Bluegrass Dutch Trust Morehead, LLC v. Rowan County Fiscal Court et al, No. 0:2016cv00020 - Document 54 (E.D. Ky. 2017)

Court Description: MEMORANDUM OPINION & ORDER, granting 40 MOTION for Summary Judgment filed by defendants.. Signed by Judge Henry R. Wilhoit, Jr on 8/16/17.(SMT)cc: COR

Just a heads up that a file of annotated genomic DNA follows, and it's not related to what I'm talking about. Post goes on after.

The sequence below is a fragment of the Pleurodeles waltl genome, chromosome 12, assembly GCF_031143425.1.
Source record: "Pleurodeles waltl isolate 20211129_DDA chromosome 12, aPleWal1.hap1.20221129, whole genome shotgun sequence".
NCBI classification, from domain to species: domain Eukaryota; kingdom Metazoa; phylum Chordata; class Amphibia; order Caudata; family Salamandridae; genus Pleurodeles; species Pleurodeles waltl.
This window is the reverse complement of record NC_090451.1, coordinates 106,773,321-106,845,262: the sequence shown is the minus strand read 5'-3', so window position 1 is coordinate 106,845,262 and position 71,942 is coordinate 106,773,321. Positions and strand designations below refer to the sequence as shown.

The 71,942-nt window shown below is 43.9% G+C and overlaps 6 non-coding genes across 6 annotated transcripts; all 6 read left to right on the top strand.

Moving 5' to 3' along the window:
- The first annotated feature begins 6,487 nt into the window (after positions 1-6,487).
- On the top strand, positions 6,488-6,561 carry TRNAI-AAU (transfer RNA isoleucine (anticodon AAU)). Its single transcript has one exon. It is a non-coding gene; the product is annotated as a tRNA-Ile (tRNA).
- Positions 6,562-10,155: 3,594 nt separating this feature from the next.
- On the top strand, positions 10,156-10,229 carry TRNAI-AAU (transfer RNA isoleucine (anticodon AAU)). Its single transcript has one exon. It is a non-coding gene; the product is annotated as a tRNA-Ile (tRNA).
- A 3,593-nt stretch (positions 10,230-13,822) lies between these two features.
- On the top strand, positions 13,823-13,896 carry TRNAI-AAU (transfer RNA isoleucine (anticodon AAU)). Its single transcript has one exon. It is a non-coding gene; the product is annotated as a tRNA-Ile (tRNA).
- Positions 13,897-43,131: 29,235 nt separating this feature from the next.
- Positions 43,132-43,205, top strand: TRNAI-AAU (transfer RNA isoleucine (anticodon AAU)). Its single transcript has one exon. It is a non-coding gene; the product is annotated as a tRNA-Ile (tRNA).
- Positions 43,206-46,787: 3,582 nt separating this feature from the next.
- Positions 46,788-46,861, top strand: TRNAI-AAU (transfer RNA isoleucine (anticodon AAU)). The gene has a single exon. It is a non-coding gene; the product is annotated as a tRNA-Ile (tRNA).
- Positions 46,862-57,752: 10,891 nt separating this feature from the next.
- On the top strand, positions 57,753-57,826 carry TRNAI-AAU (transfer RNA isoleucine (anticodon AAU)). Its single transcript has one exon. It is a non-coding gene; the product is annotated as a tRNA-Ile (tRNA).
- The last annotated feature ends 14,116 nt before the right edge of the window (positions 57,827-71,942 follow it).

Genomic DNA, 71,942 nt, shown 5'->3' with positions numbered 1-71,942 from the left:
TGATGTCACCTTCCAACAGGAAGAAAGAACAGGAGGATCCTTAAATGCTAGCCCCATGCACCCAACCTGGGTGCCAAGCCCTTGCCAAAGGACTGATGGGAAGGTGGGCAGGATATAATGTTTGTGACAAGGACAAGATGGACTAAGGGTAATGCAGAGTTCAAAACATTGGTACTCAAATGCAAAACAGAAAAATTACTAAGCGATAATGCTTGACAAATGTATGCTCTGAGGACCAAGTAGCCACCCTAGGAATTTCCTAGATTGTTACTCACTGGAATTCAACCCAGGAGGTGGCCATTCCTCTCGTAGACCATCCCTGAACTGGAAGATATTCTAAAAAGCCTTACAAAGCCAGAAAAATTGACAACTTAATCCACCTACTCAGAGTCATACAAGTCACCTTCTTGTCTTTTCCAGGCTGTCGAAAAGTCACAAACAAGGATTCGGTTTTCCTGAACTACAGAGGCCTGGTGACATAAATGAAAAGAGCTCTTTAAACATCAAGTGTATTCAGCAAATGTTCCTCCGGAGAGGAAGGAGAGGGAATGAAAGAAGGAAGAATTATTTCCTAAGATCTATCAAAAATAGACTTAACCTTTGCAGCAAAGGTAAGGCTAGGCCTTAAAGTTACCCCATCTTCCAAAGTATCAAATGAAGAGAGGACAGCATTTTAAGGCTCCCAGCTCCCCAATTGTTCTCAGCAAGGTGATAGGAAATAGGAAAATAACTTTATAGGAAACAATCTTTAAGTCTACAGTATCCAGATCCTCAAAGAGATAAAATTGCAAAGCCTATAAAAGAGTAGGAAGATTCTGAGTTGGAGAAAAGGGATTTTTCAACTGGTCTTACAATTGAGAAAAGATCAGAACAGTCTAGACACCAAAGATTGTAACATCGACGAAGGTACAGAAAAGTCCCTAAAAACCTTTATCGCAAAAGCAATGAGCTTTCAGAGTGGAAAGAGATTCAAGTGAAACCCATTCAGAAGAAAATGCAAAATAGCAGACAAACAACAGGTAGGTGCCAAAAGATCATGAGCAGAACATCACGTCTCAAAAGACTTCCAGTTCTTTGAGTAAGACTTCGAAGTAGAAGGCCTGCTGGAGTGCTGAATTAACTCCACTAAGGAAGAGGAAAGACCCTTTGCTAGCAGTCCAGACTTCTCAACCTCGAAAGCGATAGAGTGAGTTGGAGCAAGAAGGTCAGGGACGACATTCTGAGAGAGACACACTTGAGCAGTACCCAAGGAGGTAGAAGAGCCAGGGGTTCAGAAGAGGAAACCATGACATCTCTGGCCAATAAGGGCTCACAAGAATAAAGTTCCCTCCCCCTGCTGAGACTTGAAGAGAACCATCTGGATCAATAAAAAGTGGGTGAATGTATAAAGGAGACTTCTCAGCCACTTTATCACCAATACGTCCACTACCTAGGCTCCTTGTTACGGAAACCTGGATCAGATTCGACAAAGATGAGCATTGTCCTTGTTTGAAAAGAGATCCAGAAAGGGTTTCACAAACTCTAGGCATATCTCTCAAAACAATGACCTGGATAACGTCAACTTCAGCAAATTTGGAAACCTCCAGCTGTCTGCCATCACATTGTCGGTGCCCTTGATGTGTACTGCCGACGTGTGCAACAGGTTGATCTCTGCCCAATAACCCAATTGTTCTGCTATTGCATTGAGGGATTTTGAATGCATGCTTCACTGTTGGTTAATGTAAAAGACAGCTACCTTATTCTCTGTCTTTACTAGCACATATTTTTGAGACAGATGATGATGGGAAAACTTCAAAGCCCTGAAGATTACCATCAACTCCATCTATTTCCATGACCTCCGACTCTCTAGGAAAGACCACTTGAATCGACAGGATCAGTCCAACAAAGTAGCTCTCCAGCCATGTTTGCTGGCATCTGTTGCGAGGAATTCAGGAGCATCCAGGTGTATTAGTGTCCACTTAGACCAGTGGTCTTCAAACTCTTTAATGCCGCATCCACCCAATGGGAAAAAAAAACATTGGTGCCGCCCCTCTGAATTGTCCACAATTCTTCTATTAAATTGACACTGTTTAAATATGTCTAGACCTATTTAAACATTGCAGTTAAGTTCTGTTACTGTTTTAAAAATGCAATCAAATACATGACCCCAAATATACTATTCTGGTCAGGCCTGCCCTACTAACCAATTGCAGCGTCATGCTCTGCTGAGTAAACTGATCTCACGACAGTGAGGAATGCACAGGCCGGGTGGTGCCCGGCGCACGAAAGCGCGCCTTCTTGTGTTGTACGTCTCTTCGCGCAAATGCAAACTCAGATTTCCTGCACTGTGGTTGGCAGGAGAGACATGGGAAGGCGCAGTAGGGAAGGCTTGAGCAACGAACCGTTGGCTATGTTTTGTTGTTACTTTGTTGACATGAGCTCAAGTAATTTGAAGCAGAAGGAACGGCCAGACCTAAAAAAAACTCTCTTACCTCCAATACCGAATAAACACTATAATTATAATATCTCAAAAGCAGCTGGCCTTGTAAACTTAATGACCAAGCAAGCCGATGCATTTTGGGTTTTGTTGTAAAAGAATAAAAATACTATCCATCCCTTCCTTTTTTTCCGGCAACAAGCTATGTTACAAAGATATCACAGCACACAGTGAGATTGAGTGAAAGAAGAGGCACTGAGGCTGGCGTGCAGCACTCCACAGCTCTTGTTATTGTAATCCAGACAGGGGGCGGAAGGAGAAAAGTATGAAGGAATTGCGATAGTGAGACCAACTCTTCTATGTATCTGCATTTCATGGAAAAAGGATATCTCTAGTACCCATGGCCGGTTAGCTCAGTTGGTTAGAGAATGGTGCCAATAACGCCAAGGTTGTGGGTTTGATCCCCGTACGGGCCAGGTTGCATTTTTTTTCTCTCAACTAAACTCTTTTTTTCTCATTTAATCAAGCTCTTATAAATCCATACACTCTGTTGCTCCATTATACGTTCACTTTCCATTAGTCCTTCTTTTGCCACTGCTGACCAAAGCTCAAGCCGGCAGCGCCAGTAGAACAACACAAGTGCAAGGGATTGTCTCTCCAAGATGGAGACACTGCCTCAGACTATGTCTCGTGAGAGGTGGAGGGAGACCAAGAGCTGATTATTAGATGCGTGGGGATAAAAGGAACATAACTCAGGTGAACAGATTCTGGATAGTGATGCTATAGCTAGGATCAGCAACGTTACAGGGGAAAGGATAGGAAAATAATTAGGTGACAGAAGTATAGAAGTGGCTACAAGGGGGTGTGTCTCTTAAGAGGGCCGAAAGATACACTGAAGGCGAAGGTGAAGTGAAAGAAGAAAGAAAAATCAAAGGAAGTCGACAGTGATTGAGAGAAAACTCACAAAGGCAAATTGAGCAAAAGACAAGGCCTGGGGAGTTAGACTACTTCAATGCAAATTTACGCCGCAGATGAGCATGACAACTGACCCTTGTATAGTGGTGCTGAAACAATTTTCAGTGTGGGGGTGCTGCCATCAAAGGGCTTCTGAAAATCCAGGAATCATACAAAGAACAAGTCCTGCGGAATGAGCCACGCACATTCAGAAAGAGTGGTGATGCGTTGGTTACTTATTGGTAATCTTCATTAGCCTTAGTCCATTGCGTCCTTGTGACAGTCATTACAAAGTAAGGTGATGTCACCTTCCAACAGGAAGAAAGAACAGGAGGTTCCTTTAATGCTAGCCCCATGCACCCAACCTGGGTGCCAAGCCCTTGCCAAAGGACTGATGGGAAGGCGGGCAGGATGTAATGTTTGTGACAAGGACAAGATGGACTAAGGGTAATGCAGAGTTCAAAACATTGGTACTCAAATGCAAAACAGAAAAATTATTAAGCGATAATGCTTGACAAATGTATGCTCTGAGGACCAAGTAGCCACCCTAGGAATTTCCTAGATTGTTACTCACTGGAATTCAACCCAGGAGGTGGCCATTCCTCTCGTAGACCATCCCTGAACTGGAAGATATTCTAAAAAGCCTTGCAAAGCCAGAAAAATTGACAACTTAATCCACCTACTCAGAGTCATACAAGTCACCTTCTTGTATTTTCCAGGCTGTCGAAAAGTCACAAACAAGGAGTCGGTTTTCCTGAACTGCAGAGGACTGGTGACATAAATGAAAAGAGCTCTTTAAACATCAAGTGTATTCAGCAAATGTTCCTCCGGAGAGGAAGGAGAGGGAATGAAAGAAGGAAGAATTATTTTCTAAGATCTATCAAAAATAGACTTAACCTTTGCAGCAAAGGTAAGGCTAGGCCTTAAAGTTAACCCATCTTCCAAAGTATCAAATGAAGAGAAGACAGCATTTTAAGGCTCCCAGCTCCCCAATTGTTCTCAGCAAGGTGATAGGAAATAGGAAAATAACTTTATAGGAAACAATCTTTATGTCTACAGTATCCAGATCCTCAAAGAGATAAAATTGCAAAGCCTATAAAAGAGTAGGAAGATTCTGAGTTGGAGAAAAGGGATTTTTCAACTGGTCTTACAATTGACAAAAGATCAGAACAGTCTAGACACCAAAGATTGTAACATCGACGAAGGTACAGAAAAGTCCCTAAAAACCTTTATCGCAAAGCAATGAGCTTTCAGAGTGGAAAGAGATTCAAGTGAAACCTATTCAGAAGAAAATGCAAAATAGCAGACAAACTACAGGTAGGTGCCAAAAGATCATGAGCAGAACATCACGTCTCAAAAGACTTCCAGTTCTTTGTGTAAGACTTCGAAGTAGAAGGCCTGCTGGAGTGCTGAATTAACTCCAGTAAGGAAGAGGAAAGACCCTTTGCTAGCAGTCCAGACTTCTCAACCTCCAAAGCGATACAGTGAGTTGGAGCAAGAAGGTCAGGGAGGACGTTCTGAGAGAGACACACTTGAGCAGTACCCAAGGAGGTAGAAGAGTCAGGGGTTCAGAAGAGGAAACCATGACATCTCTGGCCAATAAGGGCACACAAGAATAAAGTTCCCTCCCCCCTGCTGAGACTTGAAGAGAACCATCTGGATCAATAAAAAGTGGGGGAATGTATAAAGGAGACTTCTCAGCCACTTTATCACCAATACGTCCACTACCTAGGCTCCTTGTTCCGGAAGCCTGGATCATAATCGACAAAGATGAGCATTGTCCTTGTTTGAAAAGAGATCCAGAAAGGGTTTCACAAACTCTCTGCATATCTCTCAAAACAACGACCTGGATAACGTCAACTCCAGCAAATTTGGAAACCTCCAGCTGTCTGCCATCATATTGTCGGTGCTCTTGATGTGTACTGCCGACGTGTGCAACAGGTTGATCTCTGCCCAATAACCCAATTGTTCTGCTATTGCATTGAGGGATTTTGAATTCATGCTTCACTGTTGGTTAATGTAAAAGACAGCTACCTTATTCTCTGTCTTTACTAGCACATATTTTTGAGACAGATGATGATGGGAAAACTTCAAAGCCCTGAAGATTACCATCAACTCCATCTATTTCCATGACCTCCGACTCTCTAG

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Bluegrass Dutch Trust Morehead, LLC v. Rowan County Fiscal Court et al Doc. 54 Eastern District of Kentuclcy FILED UNITED STATES DISTRICT COURT EASTERN DISTRICT OF KENTUCKY NORTHERN DIVISION ASHLAND AUG 16 2017 AT ASHLAND ROBERT R. CARR CLERK U.S. DISTRICT COURT CIVIL ACTION NO. 16-20-HRW BLUEGRASS DUTCH TRUST MOREHEAD, LLC, v. PLAINTIFF, MEMORANDUM OPINION AND ORDER RAY WHITE, et al., DEFENDANTS. This matter is before the Court upon Defendants' Motion for Summary Judgment [Docket No. 40]. The matter has been fully briefed by the parties. For the reasons stated herein, the Court finds that the Defendants are entitled to judgment as a matter oflaw. I. Plaintiff alleges that the Fiscal Court denied its request to erect a fence on county property in retaliation for Plaintiffs alleged political support for then-candidate for Judge Executive Walter "Doc" Blevins. [Verified Complaint, Docket Entry No. 1, p. 5, ir 27.] The Plaintiff, Bluegrass Dutch Trust Morehead, LLC, owns property located at 19 Hickory Drive in Rowan County, Kentucky ("the Property"). [Verified Complaint, Docket Entry No. 1, p. 3, ii 11.] The Property is located in Hickory Points Subdivision, which was developed by Kinder & Ruth, Inc. [Id. at ir 14.] During development, Kinder & Ruth, Inc., granted an easement and right of way to the Rowan County Fiscal Court. The Plaintiff alleges that in August 2014, it began attempting to obtain what it refers to as a "variance" from the Fiscal Court. [Id. at p. 5 ii 28.] Specifically, Plaintiff sought to obtain permission from the Fiscal Court to erect a wrought iron fence and an electric gate on the front of the driveway of its Property; the Fiscal Court's permission to do so is necessary because the proposed fence and gate would encroach on the Fiscal Court's easement. [Id.] The Plaintiff claims that its attempts to obtain the variance have been met with "resistance, obstruction, and a complete refusal to act." [Verified Complaint, Docket Entry No. 1, p. 5, iI 29.) Plaintiff alleges that this "resistance" is, in fact, retaliation against the Plaintiff for its alleged support of Walter "Doc" Blevins ("Blevins") during the 2014 Rowan County Judge Executive election contest. [Id. at pp. 4 and 5.] Plaintiff alleges that it, through one of its members, erected a yard sign supporting Blevins in the campaign. [Id. at p. 4.] Blevins prevailed in the election over his opponent, Richard White; Richard White is the brother of Defendant Ray White, one of the members of the Rowan County Fiscal Court. [Id. at p. 4, iii! 21, 23.] Plaintiff alleges that Defendant White and other members of the Rowan County Fiscal Court had knowledge of Plaintiffs support and were "highly displeased that the Trust not only supported Judge Blevins but also erected a Blevins campaign sign[.]" [Id. at p. 5, iI 27.] At some point after August 2014, Plaintiff retained James Frazier and Jaron Blanford of the McBrayer firm to assist it in obtaining the variance. [Verified Complaint, Docket Entry No. 1, p. 6, ir 33.] Mr. Frazier sent several letters on behalf of the Plaintiff in an effort to convince the Fiscal Court to grant it. [Id. at pp. 6 and 7.] These efforts culminated in Judge Blevins making a motion during a February 23, 2015, special session to grant the encroachment; however, because no other member of the Fiscal Court seconded the motion, it failed. [Id. at p. 7, iI 40.] Following the failed motion, Frazier and Blanford participated in a conference call with 2 Rowan County Attorney Cecil Watkins, wherein the Plaintiff alleges that Watkins stated that the "Fiscal Court's refusal was 'payback' and 'politics."' [Verified Complaint, Docket Entry No. 1, p. 7, ~ 42.] Plaintiff alleges that Frazier and Blanford withdrew "[a]t least in part because [they] would be witnesses in any litigation between the [Plaintiff] and the Fiscal Court." [Id.] The Plaintiff subsequently retained Richard Getty of the Getty Law Group, PLLC, and filed this action, alleging violations of its First and Fourteenth Amendment rights. The Defendants named in the Complaint are: Rowan County Fiscal Court, Ray White; Individually and in his Official Capacity as Rowan County Fiscal Court Member; Darrell Glover, Individually and in his Official Capacity as Rowan County Fiscal Court Member; Charlie Winkleman, Individually and in his Official Capacity as Rowan County Fiscal Court Member; Stanley Messer, Individually and in his Official Capacity as Rowan County Fiscal Court Member; and James D. Nickell, Individually and in his Official Capacity as Former Rowan County Judge Executive. Given that Plaintiffs retaliation claims appears to rest entirely upon the statements of its former lawyers - Mr. Frazier and Mr. Blanford - Defendants noticed their depositions and served them with subpoenas. However, on the day of the depositions, counsel for the McBrayer firm indicated that neither Mr. Frazier nor Mr. Blanford would sit for their depositions, citing confidentiality concerns under Kentucky Supreme Court Rule 3.130(1.6) (confidentiality of information) and Kentucky Supreme Court Rule 3 .130(1.9) (duty to former clients). Counsel for the McBrayer firm stated for the record his position that Messrs. Frazier and Blanford were prohibited from testifying absent the informed consent of Plaintiff or a court order. 3 According to Defendant's motion, counsel for Plaintiff disagreed, stating that conversations held between former counsel and third-parties were not privileged. Tempers flared and the deposition ended with Plaintiff's counsel announcing his intention to file a joint motion with Defendants seeking to compel the testimony of Plaintiff's former counsel. However, the motion was never filed. Instead, Plaintiff's counsel, the Getty Firm filed a Motion to Withdraw. The Court sustained the Plaintiff's counsel's Motion to Withdraw and permitted the Plaintiff thirty days to obtain new counsel. On December 20, 2016, Plaintiff's former counsel filed a motion for additional time for Plaintiff to secure new counsel because the prior order was sent to an incorrect address. The Court granted the motion and permitted the Plaintiff an additional 30 days from the date of the entry of that Order to obtain counsel. Two days before the deadline to obtain counsel was set to expire on January 19, 2017, Douglas Dutcher, a member of Plaintiff Bluegrass Dutch Trust Morehead, LLC, purported to file a motion to extend the time for the Plaintiff to obtain counsel. As Mr. Dutcher is not licensed to practice in this Court, Defendants moved to strike his request for additional time. On February 10, 2017 Plaintiff was ordered to show cause why this case should not be dismissed for failure to abide by the Court's order with regard to obtaining counsel. Then, Ned Pillersdorf entered an appearance on behalf of Plaintiff, and the case seemed to be back on track. Defendants now seek summary judgment as to all claims alleged herein. II. Summary judgment should be granted "if the movant shows that there is no genuine 4 dispute as to any material fact and the movant is entitled to judgment as a matter oflaw." Fed. R. Civ. P. 56(a). A genuine issue of material fact exists only when, assuming the truth of the nonmoving party's evidence and construing all inferences from that evidence in the light most favorable to the non-moving party, there is sufficient evidence for a trier of fact to find for that party. A non-moving party cannot withstand summary judgment, however, by introduction of a "mere scintilla" of evidence in its favor. See Ciminillo v. Streicher, 434 F.3d 461, 464 (6th Cir. 2006). III. In its response to Defendants' dispositive motion, Plaintiff makes no argument in support of its claims against the individual Defendants in their official capacities or against the Fiscal Court itself. It would be appear that these claims have been abandoned. Further, there is nothing in the record which would suggest the existence of a custom or policy informing the acts as alleged by Plaintiff. Municipal liability only attaches where a custom, policy, or practice attributable to the municipality was the "moving force" behind the violation of the plaintiffs constitutional rights. Miller v. Sanilac County, 606 F.3d 245, 254-255 (6th Cir., 2010). Stated another way - "municipal liability under§ 1983 attaches where-and only where-a deliberate choice to follow a course of action is made from among various alternatives by the official or officials responsible for establishing final policy with respect to the subject matter in question." Pembaur v. City of Cincinnati, 475 U.S. 469, 483-84, 106 S.Ct. 1292, 89 L.Ed.2d 452 (1986). Plaintiff makes no argument in this regard and the Court finds that summary judgment 5 is warranted as to Plaintiff's claims against any Defendant in his official capacity. The claims against the Defendants in their individual capacities fail as well. The framework within which a § 1983 claim is to be analyzed is well established: Section 1983 does not create substantive rights but, rather, "provides a remedy for deprivations of rights secured by the Constitution and laws of the United States .... " Lugar v. Edmondson Oil Co., 457 U.S. 922, 924 (1982); Mertik v. Blalock, 983 F.2d 1353, 1359 (6th Cir. 1993). "To state a claim under§ 1983, a plaintiff must allege the violation of a right secured by the Constitution and laws of the United States, and must show that the alleged deprivation was committed by a person acting under color of state law." West v. Atkins, 487 U.S. 42, 48 (1988). "The first step in any such claim is to identify the specific constitutional right allegedly infringed." Albright v. Oliver, 510 U.S. 266, 271 (1994) (citing Graham v. Connor, 490 U.S. 386, 394 (1989) (additional citations omitted)). Estate of Goodin v. Knox County, Ky., 2014 WL 2719816, at *6 (E.D. Ky. June 16, 2014). When alleging an individual-capacity claim under§ 1983 against a government official, the plaintiff bears the burden of overcoming the official's defense of qualified immunity, which shields government officials from personal liability for civil damages for conduct that does not violate clearly established constitutional rights of which a reasonable person would have known. Pearson v. Callahan, 555 U.S. 223, 231 (2009); Baker v. City ofHamilton, 471F.3d601, 605 (6th Cir. 2006). Qualified immunity is immunity from suit; "its purpose is to shield the official from suit altogether, saving the official from the burdens of discovery and costs of trial." Crockettv. Cumberland Coll., 316 F.3d 571, 579 (6th Cir. 2003). The qualified immunity analysis turns on two questions: (1) whether a constitutional right has been violated, and (2) whether the right was clearly established. Smoak v. Hall, 460 F.3d 768, 6 777 (6th Cir. 2006). If the answer to either question is "no," then the public official is immune from suit. In its Complaint, Plaintiff alleges that the Fiscal Court's denial of its request for a variance violated its 14th Amendment right to Due Process. The Due Process clause protects individuals from the unjustified deprivation of a constitutionally protected interest. "In the context of due process challenges in land use cases, a protected property interest exists if a plaintiff has either a 'legitimate claim of entitlement' to use his land in a certain way, or a 'justifiable expectation' that a governmental body will approve his desired land use." McGuire v. City ofMoraine, Ohio, 178 F. Supp. 2d 882, 892 (S.D. Ohio 2001) (citing Silver v. Franklin Twp. Bd. of Zoning Appeals, 966 F.2d 1031, 1036 (6th Cir. 1992)). However, "when a municipality retains the discretion to deny a plaintiffs requested land use, even if all mandatory requirements are met, he does not have the requisite 'legitimate claim of entitlement' or 'justifiable expectation' needed to establish a property interest in a particular use of his land." McGuire, 178 F. Supp. 2d at 892-93 (citing Silver, 966 F.2d at 1036). "This is so because ' [a]n abstract need or unilateral expectation does not suffice to create a property interest[.]" Id. at 892 (citing Richardson v. Twp. of Brady, 218 F.3d 508, 516 (6th Cir. 2000)). Plaintiff does not dispute Defendants statement that the Rowan Fiscal Court has discretion over whether to grant private citizens variances, encroachments, and the like. Because Rowan County retained discretion to deny Plaintiffs request, the Plaintiff does not have the requisite legitimate claim of entitlement or justifiable expectation necessary to establish a property interest. Without a protected interest, Plaintiffs due process claims fails. It seems that Plaintiff recognizes this, as it has cited no case law to the contrary in its 7 single paragraph response to Defendants' Due Process argument. Rather, it argues that the Fiscal Court may not ''use its discretion in a political retaliatory manner." It asserts "[i]f a fact finder finds this was retaliatory, the Plaintiffs have certainly established a cognizable due process claim." However, merely restating an allegation as support for an argument, and failing to cite single case, is not the way one successfully responds to a Rule 56 motion. Plaintiff also alleges that Defendants deprived Plaintiff of its First Amendment right to exercise free speech and support a candidate of its choosing when Defendants denied its request to erect a fence on county property because such denial was allegedly in retaliation for Plaintiffs political support for then-candidate for Judge/Executive Blevins. "A retaliation claim essentially entails three elements: ( 1) the plaintiff engaged in protected conduct; (2) an adverse action was taken against the plaintiff that would deter a person of ordinary firmness from continuing to engage in that conduct; and (3) there is a causal connection between elements one and two-that is, the adverse action was motivated at least in part by the plaintiffs protected conduct." Thaddeus-Xv. Blatter, 175 F.3d 378, 394 (6th Cir. 1999). The "protected conduct", as argued by Plaintiff, is the yard sign in support of Blevins. The "adverse action" is the Fiscal Court's denial of Plaintiffs request for variance. Now to the crux of the matter: can Plaintiff connect the two? Plaintiff contends that the Rowan County Fiscal Court was motivated by "payback" and "politics." The conference call between Rowan County attorney Cecil Watkins and Mr. Frazier and Mr. Blanford, During which, Watkins informed them that the Fiscal Court's refusal was "payback" and "politics" is Plaintiffs smoking gun. 8 Yet, this piece of evidence is fraught with issues. First, Watkins emphatically denies saying anything of the sort. In an Affidavit, attached to Defendants' motion, he states: "At no point during the conference call did I state, nor did I imply in any way, that the Rowan County Fiscal Court's refusal to grant the Requested Encroachment was the result of 'payback' and 'politics' in relation for the Trust's alleged support of Walter "Doc" Blevins for Judge-Executive during the 2014 election." [Affidavit of Cecil Watkins]. Second, his alleged comment to Plaintiffs former counsel is hearsay, times two. Plaintiff does not try to persuade the Court otherwise. Instead, Plaintiff argues that the alleged statements of Frazier, Blanford and Watkins "could fall under" Fed.R.Evid. 807, an exception to the rule against hearsay. In order to be admitted pursuant to Rule 807, a hearsay statement must satisfy the following criteria: "(1) the statement has equivalent circumstantial guarantees of trustworthiness ; (2) it is offered as evidence of a material fact; (3) it is more probative on the point for which it is offered than any other evidence the proponent can obtain through reasonable efforts; and (4) admitting it will best serve the purposes of these rules and the interests of justice." Fed. R. Evid. 807. Plaintiff offers no "equivalent circumstantial guarantees of trustworthiness." Indeed, the record suggests otherwise. As to the second requirement, it is offered as evidence of a material fact. However, per the third requirement, it is not the most probative. There is no more probative evidence regarding what Cecil Watkins said than the recollection of Cecil Watkins himself, as set forth in his Affidavit. Moreover, it is well established that hearsay cannot be considered in a summary judgment 9 motion. Wiley v. United States, 20 F.3d 222, 226 (6th Cir. 1994). In an argument that smacks of desperation on Plaintiff's part, it asserts that the temporal proximity between the erection of the yard sign and the failure of the motion provide evidence of political animus and retaliation. In other words, Plaintiff contends that the timeline upon which the placement of the yard sign the February 23, 2015 motion and meeting of the Rowan County Fiscal Court can be plotted provides the causal link between its protected speech and Defendants' adverse action. Yet Plaintiff offers no proof of temporal proximity. A review of the Affidavit of Douglas Dutcher, the only evidence offered in response to Defendants' dispositive motion, does not reveal a definitive timeline regarding the erection of the yard sign as relative to the February 23, 2015 motion. Indeed, Dutcher's Affidavit fails to present any discemable evidence regarding exactly when the sign was erected. Accordingly, Plaintiff's claim that the "timing of events" constitutes "ample evidence of political animus" is unsupported by the record. Further, the case law of this circuit clearly demonstrates that temporal proximity alone is seldom sufficient to support a retaliation claim. See Cooper v. City ofN Olmsted, 795 F.2d 1265, 1272 (6th Cir. 1986) ("[t]he mere fact that Cooper was discharged four months after filing a discrimination claim is insufficient to support an interference ofretaliation."); Nguyen v. City of Cleveland, 229 F.3d 559, 561 (6th Cir. 2000) (rejecting plaintiff's argument that temporal proximity alone was sufficient to support a finding of a causal relationship); Vereecke v. Huron Valley Sch. Dist., 609 F.3d 392, 401 (6th Cir. 2010) ("[a]t this point, our case law can fairly be characterized as recognizing the possibility that, on a particular set of facts, extremely close temporal proximity could permit an inference of retaliatory motive, but also recognizing that 10 often evidence in addition to temporal proximity is required to permit the inference."). Absent an admissible statement from Watkins and a telling -timeline, Plaintiff has no evidence as to the third element needed to prove its claim. Plaintiff is asking the Court to infer that the Defendants were on notice of its political affiliation by virtue of one sign, placed in one yard, in Rowan County. In order to reach this inference, the Court must infer that Defendants were not only aware of the sign, but also that the sign on which the property rested belonged to Plaintiff. While the Court is required to draw reasonable inferences in Plaintiffs favor, Plaintiff asks this Court take a blind leap into an abyss. That is too much to ask on a Rule 56 motion. Interestingly, and further fatal to Plaintiffs claim, with regard to Defendant White, Plaintiff argues that "a fact finder could easily find that Plaintiffs [sic] posting a political sign that supported the opponent of the brother of Defendant Ray White, was a substantial, motivating factor in the decision to not grant the variance." [Plaintiffs Response, p. 2.] However, this allegation rings hollow because Defendant White did not attend the February 23, 2015, special meeting of the Rowan County Fiscal Court where the motion to grant Plaintiff's requested encroachment failed. [See February 23, 2015, Special Meeting Minutes, attached as Exhibit A, RCFC 000007-000008 (noting Ray White as "absent").] If there was anything with which to support its claims against Defendants, this was the opportunity to present it to the Court. Plaintiff, instead, pinned all of its hopes on the Dutcher Affidavit, which does little more than reiterate the allegations in the Complaint. Although the Complaint spins a compelling tale, based upon the record, there is not enough to overcome summary judgment. 11 IV. Accordingly, IT IS HEREBY ORDERED that Defendants' Motion for Summary Judgment [Docket No. 40] be SUSTAINED. This 16th day of August, 201 7. ~"'u ~ * :>\ii\.. -:. , ~·lF ~ f"' Signed By: Henry R. Wilhoit. Jr. ~~.....(! United States District Judge ..1, 12